It found that families that have recently started claiming the universal credit (UC) benefit have taken a major hit to their incomes. Almost half (45 percent) said their income had fallen by at least a quarter, while around one-in-three (34 percent) reported a drop of at least 40 percent.

More than three in 10 families  (31 percent) of the families have either acquired new debts or seen existing ones grow, while around one in five (21 percent) has fallen behind on paying essential bills.

There are fears hardship will intensify if the ending of a weekly £20 boost to UC goes ahead as planned on April 5.


Boris Johnson is facing strident calls to reopen as much of the economy as soon as possible (Image: Getty )

Karl Handscomb, a senior economist at the foundation, said: “Cutting the incomes of six million families in just two months’ time, when public health restrictions are still likely to be widespread, makes no sense politically, economically, or in terms of raising people’s living standards.

The prime minister is facing strident calls from his own backbenchers to reopen as much of the economy as soon as possible.

Mark Harper, chairman of the Covid Recovery Group of lockdown-sceptic Tory MPs, said it would be “almost impossible to justify having any restrictions in place at all” by the time the nine most vulnerable groups had been inoculated.

Mr Johnson has pledged to set out a “road map” on February 22 for how the lockdown will be eased in England.

It is reported ministers are preparing to allow pubs to serve takeaway pints in April before fully reopening in May, with restrictions such as the 10pm curfew scrapped to ease confusion.


Demands for an early return to schools are likely to intensify (Image: Getty )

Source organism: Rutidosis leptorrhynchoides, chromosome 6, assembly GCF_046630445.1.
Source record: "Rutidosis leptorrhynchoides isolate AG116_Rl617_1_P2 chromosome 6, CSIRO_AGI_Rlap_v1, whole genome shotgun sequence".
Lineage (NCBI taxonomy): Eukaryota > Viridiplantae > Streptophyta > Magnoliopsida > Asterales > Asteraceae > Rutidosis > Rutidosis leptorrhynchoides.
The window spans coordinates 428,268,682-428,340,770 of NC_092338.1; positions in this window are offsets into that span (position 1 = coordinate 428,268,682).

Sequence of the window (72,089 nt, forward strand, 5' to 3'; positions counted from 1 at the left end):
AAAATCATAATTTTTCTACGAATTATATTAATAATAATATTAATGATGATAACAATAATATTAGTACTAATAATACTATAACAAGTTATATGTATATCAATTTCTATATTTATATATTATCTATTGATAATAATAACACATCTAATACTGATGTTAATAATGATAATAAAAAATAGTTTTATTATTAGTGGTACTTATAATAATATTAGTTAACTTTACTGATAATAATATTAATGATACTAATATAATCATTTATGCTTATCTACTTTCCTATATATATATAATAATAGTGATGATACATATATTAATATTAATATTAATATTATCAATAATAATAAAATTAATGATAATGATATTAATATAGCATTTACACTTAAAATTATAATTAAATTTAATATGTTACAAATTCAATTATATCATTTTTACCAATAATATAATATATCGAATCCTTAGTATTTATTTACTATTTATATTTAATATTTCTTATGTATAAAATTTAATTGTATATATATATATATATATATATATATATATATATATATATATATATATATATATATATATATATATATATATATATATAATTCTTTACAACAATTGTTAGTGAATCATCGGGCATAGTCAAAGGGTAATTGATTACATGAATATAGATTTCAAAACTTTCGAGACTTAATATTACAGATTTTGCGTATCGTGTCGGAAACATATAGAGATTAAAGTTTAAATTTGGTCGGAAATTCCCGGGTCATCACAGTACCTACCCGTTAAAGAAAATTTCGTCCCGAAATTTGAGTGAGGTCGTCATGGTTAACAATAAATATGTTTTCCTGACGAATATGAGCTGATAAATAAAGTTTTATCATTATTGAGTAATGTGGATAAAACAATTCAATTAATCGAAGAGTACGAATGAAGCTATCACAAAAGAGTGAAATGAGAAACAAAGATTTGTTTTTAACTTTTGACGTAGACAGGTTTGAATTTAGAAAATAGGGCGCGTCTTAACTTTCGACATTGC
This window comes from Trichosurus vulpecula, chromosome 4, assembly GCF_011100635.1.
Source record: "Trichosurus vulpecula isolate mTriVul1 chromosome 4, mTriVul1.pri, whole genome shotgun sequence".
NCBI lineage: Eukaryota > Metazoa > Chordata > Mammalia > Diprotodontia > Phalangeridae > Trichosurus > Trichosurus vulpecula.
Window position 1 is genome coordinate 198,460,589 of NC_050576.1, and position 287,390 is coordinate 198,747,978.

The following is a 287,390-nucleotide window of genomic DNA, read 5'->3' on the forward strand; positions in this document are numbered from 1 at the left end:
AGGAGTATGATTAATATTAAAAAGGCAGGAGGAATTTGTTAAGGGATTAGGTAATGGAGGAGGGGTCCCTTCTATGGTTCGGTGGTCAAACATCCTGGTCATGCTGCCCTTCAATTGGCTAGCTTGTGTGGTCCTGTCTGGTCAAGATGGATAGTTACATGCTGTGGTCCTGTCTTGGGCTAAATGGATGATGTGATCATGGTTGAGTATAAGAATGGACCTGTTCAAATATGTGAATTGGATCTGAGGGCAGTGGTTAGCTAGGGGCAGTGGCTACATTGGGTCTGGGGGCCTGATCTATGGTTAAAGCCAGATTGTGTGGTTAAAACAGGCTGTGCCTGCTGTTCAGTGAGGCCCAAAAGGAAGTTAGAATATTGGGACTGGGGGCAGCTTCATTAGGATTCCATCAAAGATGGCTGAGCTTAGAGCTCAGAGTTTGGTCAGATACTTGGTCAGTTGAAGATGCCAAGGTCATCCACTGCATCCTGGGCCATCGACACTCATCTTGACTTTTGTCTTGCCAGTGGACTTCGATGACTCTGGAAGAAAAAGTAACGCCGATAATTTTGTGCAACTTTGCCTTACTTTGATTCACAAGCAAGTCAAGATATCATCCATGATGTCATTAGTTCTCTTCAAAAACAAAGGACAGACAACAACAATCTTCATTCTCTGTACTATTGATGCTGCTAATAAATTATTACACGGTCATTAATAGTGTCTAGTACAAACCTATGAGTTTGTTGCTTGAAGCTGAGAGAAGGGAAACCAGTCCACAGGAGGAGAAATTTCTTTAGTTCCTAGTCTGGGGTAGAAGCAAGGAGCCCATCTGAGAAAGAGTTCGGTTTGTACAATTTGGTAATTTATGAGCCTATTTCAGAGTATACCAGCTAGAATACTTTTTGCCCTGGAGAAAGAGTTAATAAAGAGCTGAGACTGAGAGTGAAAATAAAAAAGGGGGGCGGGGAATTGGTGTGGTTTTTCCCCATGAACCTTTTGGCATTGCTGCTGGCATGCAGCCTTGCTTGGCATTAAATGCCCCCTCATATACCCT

Hopes are also rising that falling Covid-19 case numbers mean outdoor gatherings and team and individual sports could also restart within weeks of schools returning in March

The PM has said that instead of returning to a tiered system of different restrictions across England there may be a “national approach” to moving out of lockdown.

Concern about the long-term impact of the lockdown on children means that demands for an early return to schools are likely to intensify.

Lincoln Conservative MP Karl McCartney said: “day Express has done great work in highlighting the damage done to children and teenagers with its Generation Lockdown campaign. But we are not going to start helping our children recover from the year of restrictions until we accept they should be back in school very, very soon.”

A Department for Education spokesman said: “Schools remain open to vulnerable children and children of critical workers, and the protective measures that schools have been following throughout the autumn term continue to be in place to help protect staff and students, while the national lockdown helps reduce transmission in the wider community.

“We know these restrictions have had a huge impact on many children. That’s why we are focusing our catch-up efforts and remote education support on those who need it most, including 1.3million laptops and tablets and a further £300million to early years, schools and colleges for tutoring, building on the existing £1billion Covid Catch Up Fund.”


This site uses Akismet to reduce spam. Learn how your comment data is processed.